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World Championships

December 23, 2012

When they announced that 24-hour Solo World Championships were going to be in Australia this year, I wrote it off as too expensive, too far, and airplanes terrify me.

 

But in the end, we went.  And I raced.  Raced harder than I’ve ever had to before.  And I got 3rd.

 

And to be completely honest, I am deeply disappointed.

 

I’ve spent the past couple of days trying to convince myself to be happy with the result.  3rd at my first World Championships.  On the podium in a race that had national champions from around the world, in what was dubbed as one of the most competitive and deep 24-solo Elite women’s fields ever assembled.  Just 3 years ago I was over the moon to win a collegiate conference race.  I should be happy with 3rd.  I’ve run through all the little things that went wrong during the 25 hours of racing wondering that if I’d had the ‘perfect’ race, if I could have done better.

 

But I’ve concluded that on that particular day, in this particular point in time, I did what I could.  And I’m only as frustrated with myself as I am because I know I can ride faster.  I just can’t pull a world championship out of my rear with, what I will fess up to, I fairly minimal amount of formal training.  Colorado Trail Race fitness will only get you so far in a race format where speed is actually starting to become a major factor.

 

So with that said, I’m going to rake some dirt over the fire that has been lit under my ass, and hopefully when I uncover it next spring, it’s going to burn, and it’s going to burn strong.

 

Australia was wicked cool though.  My main fear of going was not knowing anyone, not knowing a good shop, navigating the hubub of 24-Hour racing with only my dad and Chris.  But then an online friend recommended Mal-Adjusted Cycling Emporium in Canberra.  Pulling up to the shop was the best decision we made the whole trip.

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I walked in, used to Boulder bike shops, and asked for some tire sealant, hoping I could use their air compressor as well.  They set me up in their back shop, full use of all their tools, helped putting stuff together, and then Mal, the owner of the place, went through both bikes to make sure they ran like butter.  I’ve never had my bikes run as well as they did.

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I have never in my life met such hospitality in a bike shop.  They even hooked us up with a tour guide on their local trails, loaned Chris a demo bike (Aussies ride with their brakes switched, Chris spilt blood to prove it), and were a huge help in getting everything dialed for actual racing.  Their team had a bunch of single speeders racing, including Ed, who was our tour guide that first day who ended up second, and Beck, who won the women’s single speed race.  It reminded me a lot of Absolute Bikes in Salida.  Good, good people.  I owe them a lot.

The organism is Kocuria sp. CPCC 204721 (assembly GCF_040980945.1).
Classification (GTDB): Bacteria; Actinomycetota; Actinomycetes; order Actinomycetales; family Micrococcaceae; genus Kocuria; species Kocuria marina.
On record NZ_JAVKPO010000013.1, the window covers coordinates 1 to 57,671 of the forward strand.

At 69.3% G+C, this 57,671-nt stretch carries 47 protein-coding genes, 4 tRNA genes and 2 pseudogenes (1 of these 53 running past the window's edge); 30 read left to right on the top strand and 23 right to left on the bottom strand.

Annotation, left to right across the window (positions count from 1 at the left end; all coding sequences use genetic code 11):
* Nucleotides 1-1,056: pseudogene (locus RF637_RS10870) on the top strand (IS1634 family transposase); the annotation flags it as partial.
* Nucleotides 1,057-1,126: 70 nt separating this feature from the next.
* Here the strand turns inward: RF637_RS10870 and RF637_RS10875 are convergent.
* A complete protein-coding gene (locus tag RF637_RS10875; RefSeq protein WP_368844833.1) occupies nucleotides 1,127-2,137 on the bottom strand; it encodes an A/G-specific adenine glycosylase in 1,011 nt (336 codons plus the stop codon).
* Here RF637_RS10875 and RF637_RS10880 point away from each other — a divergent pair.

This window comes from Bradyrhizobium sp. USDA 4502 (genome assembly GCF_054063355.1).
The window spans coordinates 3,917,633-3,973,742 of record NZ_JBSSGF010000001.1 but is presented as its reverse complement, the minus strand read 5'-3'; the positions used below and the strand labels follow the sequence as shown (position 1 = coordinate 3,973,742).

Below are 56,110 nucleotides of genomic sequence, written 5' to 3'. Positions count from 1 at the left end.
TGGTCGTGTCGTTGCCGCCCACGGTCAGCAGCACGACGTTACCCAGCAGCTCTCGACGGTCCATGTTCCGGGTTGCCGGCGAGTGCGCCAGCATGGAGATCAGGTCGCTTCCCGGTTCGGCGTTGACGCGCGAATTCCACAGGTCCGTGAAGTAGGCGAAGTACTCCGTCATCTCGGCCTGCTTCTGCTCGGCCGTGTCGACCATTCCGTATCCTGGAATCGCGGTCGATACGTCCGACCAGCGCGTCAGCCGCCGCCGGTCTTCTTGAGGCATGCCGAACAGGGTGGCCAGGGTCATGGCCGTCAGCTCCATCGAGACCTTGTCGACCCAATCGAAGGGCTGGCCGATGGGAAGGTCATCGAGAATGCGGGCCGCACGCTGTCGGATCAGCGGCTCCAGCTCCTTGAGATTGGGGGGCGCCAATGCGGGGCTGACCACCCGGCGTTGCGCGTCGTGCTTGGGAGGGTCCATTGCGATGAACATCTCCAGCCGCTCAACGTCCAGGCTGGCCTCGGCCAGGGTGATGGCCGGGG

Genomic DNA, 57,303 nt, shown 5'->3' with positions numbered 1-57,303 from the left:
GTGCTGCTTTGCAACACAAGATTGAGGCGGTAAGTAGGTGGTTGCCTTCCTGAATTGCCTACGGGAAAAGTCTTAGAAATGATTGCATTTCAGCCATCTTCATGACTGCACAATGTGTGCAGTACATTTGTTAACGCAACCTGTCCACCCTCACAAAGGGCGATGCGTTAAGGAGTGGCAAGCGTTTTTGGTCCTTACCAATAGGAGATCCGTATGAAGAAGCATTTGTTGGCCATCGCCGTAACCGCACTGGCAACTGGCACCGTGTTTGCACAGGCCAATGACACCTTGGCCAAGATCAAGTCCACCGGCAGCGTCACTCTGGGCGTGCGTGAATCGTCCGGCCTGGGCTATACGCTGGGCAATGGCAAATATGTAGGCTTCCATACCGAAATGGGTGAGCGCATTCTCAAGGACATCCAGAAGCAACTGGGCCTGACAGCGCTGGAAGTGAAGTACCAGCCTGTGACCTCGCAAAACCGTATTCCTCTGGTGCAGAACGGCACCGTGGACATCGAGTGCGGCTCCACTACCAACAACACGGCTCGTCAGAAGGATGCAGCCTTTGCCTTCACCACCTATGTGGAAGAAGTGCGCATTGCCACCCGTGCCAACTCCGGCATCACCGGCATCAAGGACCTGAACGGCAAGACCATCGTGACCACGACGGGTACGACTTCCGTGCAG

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Then there were Adz and Phil.  I was Facebook friends with Adz through NatalieR who’d put us in contact because he had a room to fill in the apartment they were renting in Canberra, and we needed a place to stay.   We all spent far too many hours watching the Commonweath Games together, fretting about equipment and racing.  I have a picture of them…I’m just not sure on which camera.

 

On the night before the race, they flew in Lorenzo, the owner (?) of their sponsoring shop in Torquay, the Torquay Cycling Foundation.  I’m positively kicking myself for not having a picture of Lorenzo as I’m sure he would have had a halo over his head as the guardian angel for my bikes (and me) during the race.  When my freehub blew, he tried to fix it.  When I sent my deraillier into my spokes and bent my hanger, he fixed it.  When I chewed through brake pads that I probably should have replaced, he replaced them.  All this, and countless other things I’m sure I never heard about.  We’d never met prior to the night before, and he treated me like one of his own.  I feel like people like him are few and far between and I’m eternally grateful.  I hope to someday be able to repay the favor.

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We were met with nothing but generosity in Oz.  It really is a magical place.

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Someday, I hope to return, because in the end, I didn’t get to meet the Wizard.

 

I’ve got dozens of people to thank stateside for being directly and indirectly part of my ‘Solo’ team, but I need to get on another plane to Tahoe for Collegiate Nationals in a few hours and I haven’t actually gotten around to packing.

 

So when I return, a tribute to Walt who makes the best bikes ever, LyndaW who got me from a heap of fatigue to fitness where I was in contention to try to win, my pit crew, and all the other people who have helped out on this fun, strange journey.

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